Burdock root tea, infusion, using the fresh root, for detox
named for the burrs, and the similarity to dock, as in yellow dock,which is so common in England, Rumex, another powerful hepatic (liver tonic)
minor (Common Burdock)
fresh root tea tastes like an elixir of life!
It is a an hepatic (a liver tonic and cholagogue - stimulates the release of bile), a lymphatic, an anti-cancer agent (the primary ingrediant in Essiac, for example)
off about a 2 inch segment of the root. Slice it in half (or possibly quarters).
Cover with water (2 to 6 cups, half a pint, half a liter - approximately).
Bring to a boil, then let it steep.
if you are drinking burdock
particularly if you ail
you should see a doctor
anyone could be
allergic to anything
and as Dr. Duckworth says
anything can cause anything
The simpler way to make the tea is to grate it into a cup and add boiling water
- however, when grated it oxidizes (turns brown) really quickly,
and you don't get that amazing blue elixar,
but its really simple to brew thus...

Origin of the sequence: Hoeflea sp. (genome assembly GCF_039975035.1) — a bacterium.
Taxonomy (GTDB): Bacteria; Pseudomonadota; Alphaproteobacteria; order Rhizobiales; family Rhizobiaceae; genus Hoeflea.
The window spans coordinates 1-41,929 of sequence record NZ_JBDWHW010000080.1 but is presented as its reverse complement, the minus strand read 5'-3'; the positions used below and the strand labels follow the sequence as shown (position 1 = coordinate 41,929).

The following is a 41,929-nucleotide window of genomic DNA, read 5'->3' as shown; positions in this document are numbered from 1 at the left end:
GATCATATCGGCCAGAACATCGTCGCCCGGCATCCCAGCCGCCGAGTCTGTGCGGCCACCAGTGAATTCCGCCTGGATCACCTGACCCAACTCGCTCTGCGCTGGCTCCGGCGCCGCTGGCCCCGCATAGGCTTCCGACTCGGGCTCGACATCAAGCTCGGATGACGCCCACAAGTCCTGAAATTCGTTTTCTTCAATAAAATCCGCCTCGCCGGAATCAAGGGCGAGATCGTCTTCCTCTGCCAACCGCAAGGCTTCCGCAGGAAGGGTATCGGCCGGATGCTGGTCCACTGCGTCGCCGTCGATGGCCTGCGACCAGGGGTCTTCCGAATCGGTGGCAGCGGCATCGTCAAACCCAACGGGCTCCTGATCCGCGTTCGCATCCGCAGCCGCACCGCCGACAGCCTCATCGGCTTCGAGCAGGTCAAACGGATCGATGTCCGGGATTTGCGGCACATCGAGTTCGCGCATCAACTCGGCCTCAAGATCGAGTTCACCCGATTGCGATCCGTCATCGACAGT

(slice slice slice)
you can find Burdock root amongst the produce in some health food stores, in some Korean (and Japanese) store where it is known as Gobo
you can harvest the root of this common plant, which takes much digging.
You need to, either, harvest the first year plant in the autumn or the second year plant in the spring, when the root is "ripest". (Through the second year, while flowering and going to seed, it becomes depleted.)
This picture is probably late summer towards towards autumn. In the bottom right-hand corner there is a first year plant, and behind to the left several sprouted to flower towards seed.
think Burdock makes wonderful tea,
Note: Burdock stimulates the liver, pushes its functions (as in detox, as in bile). It does not protect or repair the liver! So it is not for liver disease (indeed probably counterindicated). For that use milk thistle.
as usual wikipedia has a
wicked article on Burdock
burdock root interferes with iron absorption when taken internally. Because of
its diuretic actions, burdock should not be taken during pregnancy or lactation.
Burdock has been shown to interact with hypoglycaemic drugs, anti-inflammatory
medications and lithium therapy, when taken internally."
read that it
purple sage's page is wonderful. a great herbal resource.
my other two sources have gone belly up